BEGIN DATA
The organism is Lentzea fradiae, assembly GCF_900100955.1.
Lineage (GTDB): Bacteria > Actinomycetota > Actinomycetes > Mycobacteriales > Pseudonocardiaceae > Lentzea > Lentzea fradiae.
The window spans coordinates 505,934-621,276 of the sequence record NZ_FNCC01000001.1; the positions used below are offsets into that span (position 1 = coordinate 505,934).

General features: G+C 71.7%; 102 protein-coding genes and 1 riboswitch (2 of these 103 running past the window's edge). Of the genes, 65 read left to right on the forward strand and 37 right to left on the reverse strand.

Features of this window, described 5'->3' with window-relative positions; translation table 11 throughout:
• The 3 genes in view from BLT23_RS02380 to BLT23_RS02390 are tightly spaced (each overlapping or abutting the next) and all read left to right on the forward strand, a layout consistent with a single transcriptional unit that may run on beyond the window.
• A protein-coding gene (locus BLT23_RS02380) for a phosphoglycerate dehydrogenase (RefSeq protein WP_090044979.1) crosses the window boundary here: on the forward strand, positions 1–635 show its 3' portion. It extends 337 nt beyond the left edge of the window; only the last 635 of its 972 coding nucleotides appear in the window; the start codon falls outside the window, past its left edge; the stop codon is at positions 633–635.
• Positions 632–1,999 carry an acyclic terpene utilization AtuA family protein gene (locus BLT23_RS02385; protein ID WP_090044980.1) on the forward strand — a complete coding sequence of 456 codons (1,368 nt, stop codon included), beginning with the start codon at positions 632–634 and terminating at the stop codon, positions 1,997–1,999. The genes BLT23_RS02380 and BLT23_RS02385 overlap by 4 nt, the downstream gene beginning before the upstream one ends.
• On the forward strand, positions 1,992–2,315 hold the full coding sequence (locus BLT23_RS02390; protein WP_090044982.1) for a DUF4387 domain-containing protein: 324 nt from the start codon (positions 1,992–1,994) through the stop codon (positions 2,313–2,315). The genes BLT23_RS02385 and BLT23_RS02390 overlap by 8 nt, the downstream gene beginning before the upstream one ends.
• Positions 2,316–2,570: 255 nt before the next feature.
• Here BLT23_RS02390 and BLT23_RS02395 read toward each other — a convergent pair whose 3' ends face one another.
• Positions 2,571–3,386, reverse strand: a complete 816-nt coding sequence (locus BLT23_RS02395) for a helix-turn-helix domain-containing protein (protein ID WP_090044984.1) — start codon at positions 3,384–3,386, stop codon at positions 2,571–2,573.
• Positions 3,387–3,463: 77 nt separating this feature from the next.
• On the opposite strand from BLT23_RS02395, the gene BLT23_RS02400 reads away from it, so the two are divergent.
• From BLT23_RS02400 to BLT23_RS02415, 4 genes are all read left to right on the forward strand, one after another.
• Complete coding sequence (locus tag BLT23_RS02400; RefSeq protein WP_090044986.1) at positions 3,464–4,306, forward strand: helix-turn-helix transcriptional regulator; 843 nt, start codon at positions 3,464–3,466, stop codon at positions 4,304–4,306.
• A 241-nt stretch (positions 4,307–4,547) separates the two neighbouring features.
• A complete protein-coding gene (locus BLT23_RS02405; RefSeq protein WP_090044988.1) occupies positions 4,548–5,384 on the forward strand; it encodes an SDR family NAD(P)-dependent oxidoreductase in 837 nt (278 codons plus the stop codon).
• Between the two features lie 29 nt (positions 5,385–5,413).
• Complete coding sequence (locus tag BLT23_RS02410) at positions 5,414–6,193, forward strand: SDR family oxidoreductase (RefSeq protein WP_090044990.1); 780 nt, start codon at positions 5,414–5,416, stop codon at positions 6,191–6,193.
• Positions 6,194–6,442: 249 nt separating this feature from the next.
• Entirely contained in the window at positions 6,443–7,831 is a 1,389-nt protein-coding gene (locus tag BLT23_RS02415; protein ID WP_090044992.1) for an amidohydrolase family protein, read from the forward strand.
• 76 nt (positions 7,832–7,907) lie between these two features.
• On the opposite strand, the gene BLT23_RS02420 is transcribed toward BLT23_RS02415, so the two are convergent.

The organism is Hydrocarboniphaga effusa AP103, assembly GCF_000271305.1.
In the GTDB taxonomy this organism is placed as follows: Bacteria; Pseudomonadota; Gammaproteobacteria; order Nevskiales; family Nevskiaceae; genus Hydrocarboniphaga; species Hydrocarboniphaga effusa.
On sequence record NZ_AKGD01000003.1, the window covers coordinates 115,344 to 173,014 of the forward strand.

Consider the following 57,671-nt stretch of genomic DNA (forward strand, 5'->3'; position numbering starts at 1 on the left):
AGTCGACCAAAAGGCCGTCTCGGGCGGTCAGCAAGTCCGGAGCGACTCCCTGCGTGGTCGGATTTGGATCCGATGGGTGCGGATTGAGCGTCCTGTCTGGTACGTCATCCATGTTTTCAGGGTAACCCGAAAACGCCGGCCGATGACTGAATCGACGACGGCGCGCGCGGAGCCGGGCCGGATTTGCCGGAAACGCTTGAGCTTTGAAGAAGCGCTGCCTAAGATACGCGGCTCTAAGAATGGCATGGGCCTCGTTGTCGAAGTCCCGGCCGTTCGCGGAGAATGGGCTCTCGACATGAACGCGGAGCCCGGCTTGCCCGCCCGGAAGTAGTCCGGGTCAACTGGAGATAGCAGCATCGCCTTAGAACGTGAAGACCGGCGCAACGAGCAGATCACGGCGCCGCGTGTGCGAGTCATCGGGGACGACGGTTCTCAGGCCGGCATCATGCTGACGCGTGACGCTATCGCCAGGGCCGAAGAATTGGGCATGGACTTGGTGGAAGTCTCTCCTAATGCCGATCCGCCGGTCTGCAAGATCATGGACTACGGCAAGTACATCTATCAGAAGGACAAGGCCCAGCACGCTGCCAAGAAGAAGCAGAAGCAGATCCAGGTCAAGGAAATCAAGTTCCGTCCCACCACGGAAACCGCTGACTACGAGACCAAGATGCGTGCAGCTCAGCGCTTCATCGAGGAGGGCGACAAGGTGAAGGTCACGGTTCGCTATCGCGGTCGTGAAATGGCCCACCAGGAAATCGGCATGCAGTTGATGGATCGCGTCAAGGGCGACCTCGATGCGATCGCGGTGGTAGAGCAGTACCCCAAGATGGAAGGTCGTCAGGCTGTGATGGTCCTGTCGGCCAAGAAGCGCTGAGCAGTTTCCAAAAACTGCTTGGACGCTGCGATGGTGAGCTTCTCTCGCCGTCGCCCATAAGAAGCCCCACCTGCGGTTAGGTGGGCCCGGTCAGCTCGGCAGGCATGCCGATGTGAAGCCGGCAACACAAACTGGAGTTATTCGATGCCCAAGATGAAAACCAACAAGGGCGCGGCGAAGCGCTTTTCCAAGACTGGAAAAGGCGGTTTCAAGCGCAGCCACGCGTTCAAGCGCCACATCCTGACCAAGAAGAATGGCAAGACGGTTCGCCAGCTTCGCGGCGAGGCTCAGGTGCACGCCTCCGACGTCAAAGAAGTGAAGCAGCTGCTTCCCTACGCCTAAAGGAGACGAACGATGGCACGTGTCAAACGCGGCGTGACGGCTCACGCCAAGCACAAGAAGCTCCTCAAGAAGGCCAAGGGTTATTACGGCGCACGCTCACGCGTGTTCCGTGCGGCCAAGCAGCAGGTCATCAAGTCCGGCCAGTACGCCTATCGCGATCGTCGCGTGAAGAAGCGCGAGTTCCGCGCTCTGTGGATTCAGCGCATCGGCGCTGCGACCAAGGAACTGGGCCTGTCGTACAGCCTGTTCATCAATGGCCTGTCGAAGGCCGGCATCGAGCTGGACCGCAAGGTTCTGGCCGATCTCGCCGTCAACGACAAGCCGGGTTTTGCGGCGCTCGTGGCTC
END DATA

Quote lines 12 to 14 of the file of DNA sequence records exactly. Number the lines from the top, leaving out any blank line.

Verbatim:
• Positions 2,571–3,386, reverse strand: a complete 816-nt coding sequence (locus BLT23_RS02395) for a helix-turn-helix domain-containing protein (protein ID WP_090044984.1) — start codon at positions 3,384–3,386, stop codon at positions 2,571–2,573.
• Positions 3,387–3,463: 77 nt separating this feature from the next.
• On the opposite strand from BLT23_RS02395, the gene BLT23_RS02400 reads away from it, so the two are divergent.